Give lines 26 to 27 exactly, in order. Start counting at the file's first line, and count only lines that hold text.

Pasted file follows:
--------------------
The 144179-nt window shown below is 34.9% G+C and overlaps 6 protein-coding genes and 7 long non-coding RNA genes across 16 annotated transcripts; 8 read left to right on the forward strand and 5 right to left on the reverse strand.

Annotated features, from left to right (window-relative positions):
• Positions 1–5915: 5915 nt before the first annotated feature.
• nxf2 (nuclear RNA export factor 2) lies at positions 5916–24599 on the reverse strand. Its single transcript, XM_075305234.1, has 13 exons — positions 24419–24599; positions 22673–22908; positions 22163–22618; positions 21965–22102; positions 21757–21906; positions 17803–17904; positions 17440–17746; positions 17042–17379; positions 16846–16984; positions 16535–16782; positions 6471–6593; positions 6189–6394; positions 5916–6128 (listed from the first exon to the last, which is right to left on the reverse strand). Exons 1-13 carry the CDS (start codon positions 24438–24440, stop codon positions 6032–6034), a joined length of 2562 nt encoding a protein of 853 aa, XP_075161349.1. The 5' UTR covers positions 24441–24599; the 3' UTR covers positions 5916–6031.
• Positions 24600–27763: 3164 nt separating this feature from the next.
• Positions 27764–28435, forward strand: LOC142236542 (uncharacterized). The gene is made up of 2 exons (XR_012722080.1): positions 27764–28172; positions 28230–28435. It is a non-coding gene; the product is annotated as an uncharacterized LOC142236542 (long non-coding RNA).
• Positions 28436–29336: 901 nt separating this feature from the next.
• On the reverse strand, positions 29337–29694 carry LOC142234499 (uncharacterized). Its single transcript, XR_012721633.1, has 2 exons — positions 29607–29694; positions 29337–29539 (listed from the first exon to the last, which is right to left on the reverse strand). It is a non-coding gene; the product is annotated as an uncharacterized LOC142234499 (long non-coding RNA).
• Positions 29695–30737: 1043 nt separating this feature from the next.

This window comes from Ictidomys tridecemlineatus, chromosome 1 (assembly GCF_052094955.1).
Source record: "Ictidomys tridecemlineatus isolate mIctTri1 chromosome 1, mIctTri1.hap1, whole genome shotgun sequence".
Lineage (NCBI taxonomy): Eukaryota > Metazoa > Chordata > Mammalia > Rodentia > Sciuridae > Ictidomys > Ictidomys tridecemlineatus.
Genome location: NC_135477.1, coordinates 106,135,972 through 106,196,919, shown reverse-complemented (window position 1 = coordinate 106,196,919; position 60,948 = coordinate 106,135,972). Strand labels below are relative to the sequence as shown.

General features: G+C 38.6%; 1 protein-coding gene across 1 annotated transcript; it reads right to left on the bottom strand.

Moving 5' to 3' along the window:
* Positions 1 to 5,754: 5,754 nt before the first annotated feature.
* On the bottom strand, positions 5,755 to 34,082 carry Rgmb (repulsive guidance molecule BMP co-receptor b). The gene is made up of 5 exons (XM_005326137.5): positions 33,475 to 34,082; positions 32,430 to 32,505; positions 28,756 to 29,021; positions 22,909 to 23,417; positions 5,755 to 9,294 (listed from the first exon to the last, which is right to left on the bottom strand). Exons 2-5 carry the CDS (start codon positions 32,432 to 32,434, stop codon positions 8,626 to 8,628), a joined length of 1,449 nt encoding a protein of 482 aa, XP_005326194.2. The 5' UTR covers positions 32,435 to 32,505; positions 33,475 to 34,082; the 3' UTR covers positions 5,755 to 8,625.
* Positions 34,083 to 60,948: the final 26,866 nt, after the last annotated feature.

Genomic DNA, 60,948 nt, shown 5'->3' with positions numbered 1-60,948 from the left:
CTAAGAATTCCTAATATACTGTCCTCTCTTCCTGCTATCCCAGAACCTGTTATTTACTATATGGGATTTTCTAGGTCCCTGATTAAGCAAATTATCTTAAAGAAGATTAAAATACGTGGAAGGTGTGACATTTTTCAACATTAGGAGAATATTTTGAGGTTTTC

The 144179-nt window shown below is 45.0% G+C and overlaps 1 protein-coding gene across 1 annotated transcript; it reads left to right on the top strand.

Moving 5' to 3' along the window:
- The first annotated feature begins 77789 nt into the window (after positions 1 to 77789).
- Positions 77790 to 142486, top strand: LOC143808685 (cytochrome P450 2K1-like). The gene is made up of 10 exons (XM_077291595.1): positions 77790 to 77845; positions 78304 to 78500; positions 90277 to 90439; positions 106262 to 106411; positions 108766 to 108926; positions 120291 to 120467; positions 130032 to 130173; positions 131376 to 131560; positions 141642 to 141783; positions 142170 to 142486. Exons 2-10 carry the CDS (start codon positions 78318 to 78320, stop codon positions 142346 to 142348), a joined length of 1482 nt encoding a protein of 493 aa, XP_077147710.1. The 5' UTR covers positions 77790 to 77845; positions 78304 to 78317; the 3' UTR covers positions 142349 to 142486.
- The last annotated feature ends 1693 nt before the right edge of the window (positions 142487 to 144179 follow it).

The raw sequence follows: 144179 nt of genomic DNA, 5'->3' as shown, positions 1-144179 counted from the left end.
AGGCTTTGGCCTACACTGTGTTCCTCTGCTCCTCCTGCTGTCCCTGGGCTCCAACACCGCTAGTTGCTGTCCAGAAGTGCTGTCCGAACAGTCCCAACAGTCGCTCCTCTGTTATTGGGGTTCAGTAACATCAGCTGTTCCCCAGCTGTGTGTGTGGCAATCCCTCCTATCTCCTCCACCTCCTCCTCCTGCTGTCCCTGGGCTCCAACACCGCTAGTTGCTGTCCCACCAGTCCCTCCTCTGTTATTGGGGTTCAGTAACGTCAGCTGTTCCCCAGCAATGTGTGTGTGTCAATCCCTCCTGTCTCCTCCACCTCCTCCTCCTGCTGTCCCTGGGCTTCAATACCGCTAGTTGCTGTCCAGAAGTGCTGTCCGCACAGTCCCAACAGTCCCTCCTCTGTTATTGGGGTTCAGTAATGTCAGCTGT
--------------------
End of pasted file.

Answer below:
The raw sequence follows: 144179 nt of genomic DNA, 5'->3' as shown, positions 1-144179 counted from the left end.
AGGCTTTGGCCTACACTGTGTTCCTCTGCTCCTCCTGCTGTCCCTGGGCTCCAACACCGCTAGTTGCTGTCCAGAAGTGCTGTCCGAACAGTCCCAACAGTCGCTCCTCTGTTATTGGGGTTCAGTAACATCAGCTGTTCCCCAGCTGTGTGTGTGGCAATCCCTCCTATCTCCTCCACCTCCTCCTCCTGCTGTCCCTGGGCTCCAACACCGCTAGTTGCTGTCCCACCAGTCCCTCCTCTGTTATTGGGGTTCAGTAACGTCAGCTGTTCCCCAGCAATGTGTGTGTGTCAATCCCTCCTGTCTCCTCCACCTCCTCCTCCTGCTGTCCCTGGGCTTCAATACCGCTAGTTGCTGTCCAGAAGTGCTGTCCGCACAGTCCCAACAGTCCCTCCTCTGTTATTGGGGTTCAGTAATGTCAGCTGT